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Becoming Part of the Story: ‘Sita Sings the Blues’

sita_idol.jpgHow does a journalist become a part of a story that he is covering? I first met filmmaker Nina Paley in 2005 when she and some of her friends were hosting an animation party on the roof top of her Brooklyn apartment building. Paley had a short film that was a feminist take on the Ramayana called “Sita Sings the Blues,” with colorful drawings of Sita–her big breasts, thin waist, and round hips, and featured sad jazz songs by a 1920s singer Annette Hanshaw.
As a film writer, I was very impressed by Paley’s work–a fresh exploration of Ramayana, with Sita expressing her emotions through Hanshaw’s song: her unconditional love for Rama and her inability to understand why he sometimes doubted her and put her through difficult tests. And as a Hindu, I appreciated that Paley was respectful of the characters from the Ramayana. But I never thought that one day I’d be part of Paley’s “Sita” work.


“Sita” is now a full length animated feature. I accompanied Paley and some other members of her team to the 58th Berlinale, a film festival where it won a special jury mention. And “Sita” has had its North American premiere at the Tribeca Film Festival last Friday.
But where does my part in this take place? For the past couple of years, Paley has shown small segments of “Sita” at various film festivals in the U.S. And until last year I had observed the line between the journalist and the film–only talking about the project in public spaces.
Then last summer Paley invited three people, including myself, to a recording studio in Manhattan. What followed was one hour of unscripted recording: Paley throwing questions at us about the Ramayana and three of us interpreting the text. In the process we humanized Rama, Sita, and the other characters from the Ramayana, sometimes praising them and at other times questioning their motives and finding flaws in them. We were a funny, lively group. Now this conversation has become the central narrative of the film.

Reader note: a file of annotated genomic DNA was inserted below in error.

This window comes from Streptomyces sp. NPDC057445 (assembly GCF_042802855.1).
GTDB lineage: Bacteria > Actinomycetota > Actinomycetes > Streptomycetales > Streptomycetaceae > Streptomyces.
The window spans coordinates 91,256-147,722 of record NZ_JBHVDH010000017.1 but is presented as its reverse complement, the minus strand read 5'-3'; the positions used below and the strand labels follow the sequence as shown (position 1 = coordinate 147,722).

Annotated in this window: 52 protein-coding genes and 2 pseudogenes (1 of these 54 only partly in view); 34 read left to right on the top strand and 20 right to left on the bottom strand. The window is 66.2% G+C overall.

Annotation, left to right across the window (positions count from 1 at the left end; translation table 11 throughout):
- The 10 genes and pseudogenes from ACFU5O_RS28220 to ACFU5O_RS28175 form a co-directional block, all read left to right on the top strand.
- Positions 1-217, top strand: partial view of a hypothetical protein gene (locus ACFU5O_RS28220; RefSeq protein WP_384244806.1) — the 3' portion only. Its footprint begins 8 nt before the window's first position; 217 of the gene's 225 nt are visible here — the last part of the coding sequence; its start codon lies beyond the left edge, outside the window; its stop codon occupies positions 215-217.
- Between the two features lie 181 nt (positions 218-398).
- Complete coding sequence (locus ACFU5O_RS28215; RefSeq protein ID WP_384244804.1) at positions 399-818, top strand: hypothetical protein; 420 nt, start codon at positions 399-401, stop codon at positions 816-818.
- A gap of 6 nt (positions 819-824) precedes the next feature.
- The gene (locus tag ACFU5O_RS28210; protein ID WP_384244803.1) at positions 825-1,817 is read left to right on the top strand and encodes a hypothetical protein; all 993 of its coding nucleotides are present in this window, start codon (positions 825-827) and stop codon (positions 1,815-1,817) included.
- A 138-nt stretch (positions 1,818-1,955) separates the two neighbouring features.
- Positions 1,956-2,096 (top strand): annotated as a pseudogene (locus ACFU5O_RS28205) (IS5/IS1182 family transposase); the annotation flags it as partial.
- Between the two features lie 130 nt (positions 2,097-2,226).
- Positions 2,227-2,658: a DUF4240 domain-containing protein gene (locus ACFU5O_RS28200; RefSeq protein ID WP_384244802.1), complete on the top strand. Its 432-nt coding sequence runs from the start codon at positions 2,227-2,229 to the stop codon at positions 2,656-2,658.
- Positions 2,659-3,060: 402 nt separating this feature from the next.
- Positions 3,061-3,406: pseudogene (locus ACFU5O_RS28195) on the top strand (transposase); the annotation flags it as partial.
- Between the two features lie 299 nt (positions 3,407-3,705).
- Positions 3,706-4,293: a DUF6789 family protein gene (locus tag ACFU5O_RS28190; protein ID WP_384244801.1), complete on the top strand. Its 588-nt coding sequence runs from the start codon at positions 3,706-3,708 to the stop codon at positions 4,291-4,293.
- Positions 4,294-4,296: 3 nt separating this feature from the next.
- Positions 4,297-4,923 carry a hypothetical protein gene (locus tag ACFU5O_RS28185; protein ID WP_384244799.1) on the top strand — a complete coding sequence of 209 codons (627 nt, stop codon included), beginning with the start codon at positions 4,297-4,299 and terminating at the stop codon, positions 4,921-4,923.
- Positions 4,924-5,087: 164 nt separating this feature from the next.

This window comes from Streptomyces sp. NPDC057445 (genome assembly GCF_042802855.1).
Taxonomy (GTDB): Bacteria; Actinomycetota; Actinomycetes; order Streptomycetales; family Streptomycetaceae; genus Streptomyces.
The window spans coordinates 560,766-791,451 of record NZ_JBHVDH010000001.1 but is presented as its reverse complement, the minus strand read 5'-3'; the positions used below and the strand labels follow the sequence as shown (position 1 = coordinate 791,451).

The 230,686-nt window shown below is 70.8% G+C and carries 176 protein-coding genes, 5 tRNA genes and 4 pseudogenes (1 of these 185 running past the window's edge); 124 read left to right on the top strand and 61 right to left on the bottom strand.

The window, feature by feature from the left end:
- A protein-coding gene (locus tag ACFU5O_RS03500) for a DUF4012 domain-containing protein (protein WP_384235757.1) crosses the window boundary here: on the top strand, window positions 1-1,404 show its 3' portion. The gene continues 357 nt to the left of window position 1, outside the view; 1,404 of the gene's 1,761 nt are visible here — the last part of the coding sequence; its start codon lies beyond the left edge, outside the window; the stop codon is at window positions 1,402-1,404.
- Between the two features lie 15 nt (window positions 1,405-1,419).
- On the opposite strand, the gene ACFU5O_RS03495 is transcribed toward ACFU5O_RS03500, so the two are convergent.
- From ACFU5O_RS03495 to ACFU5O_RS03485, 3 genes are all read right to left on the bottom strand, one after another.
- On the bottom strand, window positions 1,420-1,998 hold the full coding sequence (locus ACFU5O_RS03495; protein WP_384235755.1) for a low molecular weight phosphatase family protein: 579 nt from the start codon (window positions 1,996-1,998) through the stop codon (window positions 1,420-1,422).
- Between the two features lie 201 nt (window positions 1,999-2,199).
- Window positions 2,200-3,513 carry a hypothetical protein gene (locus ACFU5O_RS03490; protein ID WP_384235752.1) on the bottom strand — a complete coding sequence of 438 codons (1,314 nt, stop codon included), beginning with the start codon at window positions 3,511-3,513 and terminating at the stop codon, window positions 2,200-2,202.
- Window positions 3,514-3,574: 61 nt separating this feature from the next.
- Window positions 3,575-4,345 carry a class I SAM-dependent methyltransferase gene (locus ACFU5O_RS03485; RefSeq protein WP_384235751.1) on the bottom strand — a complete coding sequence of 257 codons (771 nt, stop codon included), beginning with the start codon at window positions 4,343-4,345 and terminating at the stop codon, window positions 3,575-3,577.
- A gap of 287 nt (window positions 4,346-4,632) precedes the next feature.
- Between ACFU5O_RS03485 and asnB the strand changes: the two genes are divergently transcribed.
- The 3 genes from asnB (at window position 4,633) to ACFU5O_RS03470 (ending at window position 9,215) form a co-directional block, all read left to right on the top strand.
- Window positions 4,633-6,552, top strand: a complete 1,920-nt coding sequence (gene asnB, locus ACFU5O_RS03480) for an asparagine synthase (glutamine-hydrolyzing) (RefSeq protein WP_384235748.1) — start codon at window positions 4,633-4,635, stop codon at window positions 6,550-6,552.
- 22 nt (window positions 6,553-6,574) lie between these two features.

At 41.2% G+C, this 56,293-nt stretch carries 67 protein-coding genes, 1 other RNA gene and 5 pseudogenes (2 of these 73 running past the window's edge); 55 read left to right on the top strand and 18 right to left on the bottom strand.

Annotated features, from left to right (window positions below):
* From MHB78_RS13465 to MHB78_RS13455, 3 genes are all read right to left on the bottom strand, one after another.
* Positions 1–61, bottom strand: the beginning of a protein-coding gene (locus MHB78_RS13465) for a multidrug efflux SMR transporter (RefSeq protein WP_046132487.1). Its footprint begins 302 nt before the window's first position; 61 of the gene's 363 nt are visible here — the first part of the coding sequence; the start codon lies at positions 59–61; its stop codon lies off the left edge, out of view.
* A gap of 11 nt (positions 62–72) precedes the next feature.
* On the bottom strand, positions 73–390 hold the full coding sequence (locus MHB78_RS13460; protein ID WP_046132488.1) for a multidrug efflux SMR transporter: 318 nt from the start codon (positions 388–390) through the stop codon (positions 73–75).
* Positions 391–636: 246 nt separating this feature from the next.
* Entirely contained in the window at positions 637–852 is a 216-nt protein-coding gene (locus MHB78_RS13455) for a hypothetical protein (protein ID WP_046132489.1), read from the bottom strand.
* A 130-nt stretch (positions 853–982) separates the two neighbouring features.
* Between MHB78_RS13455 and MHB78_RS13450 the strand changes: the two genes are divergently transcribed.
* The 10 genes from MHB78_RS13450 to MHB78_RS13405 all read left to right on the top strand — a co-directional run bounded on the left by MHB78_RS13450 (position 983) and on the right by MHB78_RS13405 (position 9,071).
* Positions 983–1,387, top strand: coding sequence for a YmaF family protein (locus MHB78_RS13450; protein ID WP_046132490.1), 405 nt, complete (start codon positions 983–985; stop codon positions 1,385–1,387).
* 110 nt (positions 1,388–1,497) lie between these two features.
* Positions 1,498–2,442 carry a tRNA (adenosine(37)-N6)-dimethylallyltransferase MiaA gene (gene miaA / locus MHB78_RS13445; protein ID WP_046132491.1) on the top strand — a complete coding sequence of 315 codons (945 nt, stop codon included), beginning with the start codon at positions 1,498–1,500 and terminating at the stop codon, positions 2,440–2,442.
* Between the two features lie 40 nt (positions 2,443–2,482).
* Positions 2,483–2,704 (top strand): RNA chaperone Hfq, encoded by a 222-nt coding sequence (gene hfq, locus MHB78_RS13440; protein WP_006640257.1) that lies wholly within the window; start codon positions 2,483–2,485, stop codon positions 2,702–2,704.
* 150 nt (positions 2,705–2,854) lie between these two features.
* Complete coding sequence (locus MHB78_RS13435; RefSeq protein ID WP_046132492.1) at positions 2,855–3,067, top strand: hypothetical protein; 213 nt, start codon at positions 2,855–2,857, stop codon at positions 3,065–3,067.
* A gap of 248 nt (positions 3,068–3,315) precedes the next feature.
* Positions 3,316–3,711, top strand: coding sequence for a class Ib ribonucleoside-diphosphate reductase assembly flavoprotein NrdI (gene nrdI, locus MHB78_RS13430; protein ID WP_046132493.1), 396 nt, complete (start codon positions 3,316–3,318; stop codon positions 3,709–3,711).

But Paley’s film is a lot more creative, with different animation styles, Hanshaw’s music and other contemporary sounds. And Paley saw parallels between her life and that of Sita. “It found me,” Paley said to the audience in Berlin, referring to the Ramayana and also to the time when she sought comfort in the Hindu text when her husband abruptly ended their marriage. She added that she understood her situation much better when she followed the plight of Sita–rejected by her husband Rama and left to fend for herself as she carried twin sons.
The story of Sita is appealing on so many levels. Check it out if you can.
–written by Aseem Chhabra

  • radha krishna

    As hindu women, we are often taught that our conduct must be like sita, and our husbands should be like Ram, the complete man. But this part in the Ramayana, also shows the flaw in Ram, who disowned his wife , believing in the washerman’s theory, rather than trusting his wife completely. the wife, on the other hand, the sita in us, is supposed to love, obey and believe her husband unconditionally. sadly, we do have incomplete “ram’s” in our lives, and we should stop suffering like sita did.it is a rather outdated theory,and we should take control of our lives, and be a modern-day sita.

  • yati deva sivam

    Namaste
    So, what would you suggest be Sita’s actions?

  • Raji

    We women often look at the abandonment of Sita by Rama. I have always focused on her strength and determination in taking charge of her life. She was a single mom and raised two sons who could defeat Rama in Ashvamedha yajna. She was a proud woman, who defied Rama at the end by asking mother earth to open up and take her into her wake rather than go through the humiliation of another Agni Pariksha before she could come home. Good for her. She is my hero. I have not seen the film, but I hope some of this comes through her character.

  • yati deva sivam

    It is good to be focused on the ‘positive’ lessons reaped thru these epics. The Maha Devas, in duality like us, but in a higher state, play out the lessons of life. The purpose of their actions, not always clear at first, reminding us we need to dig deep for the meanings and somethings we can never fully understand from our limited perspective. Ram/Sita reminds us of our stregnths and weaknesses and what is to be learned. Ram/Sita understand the Dharmic roles they enact out and uphold.

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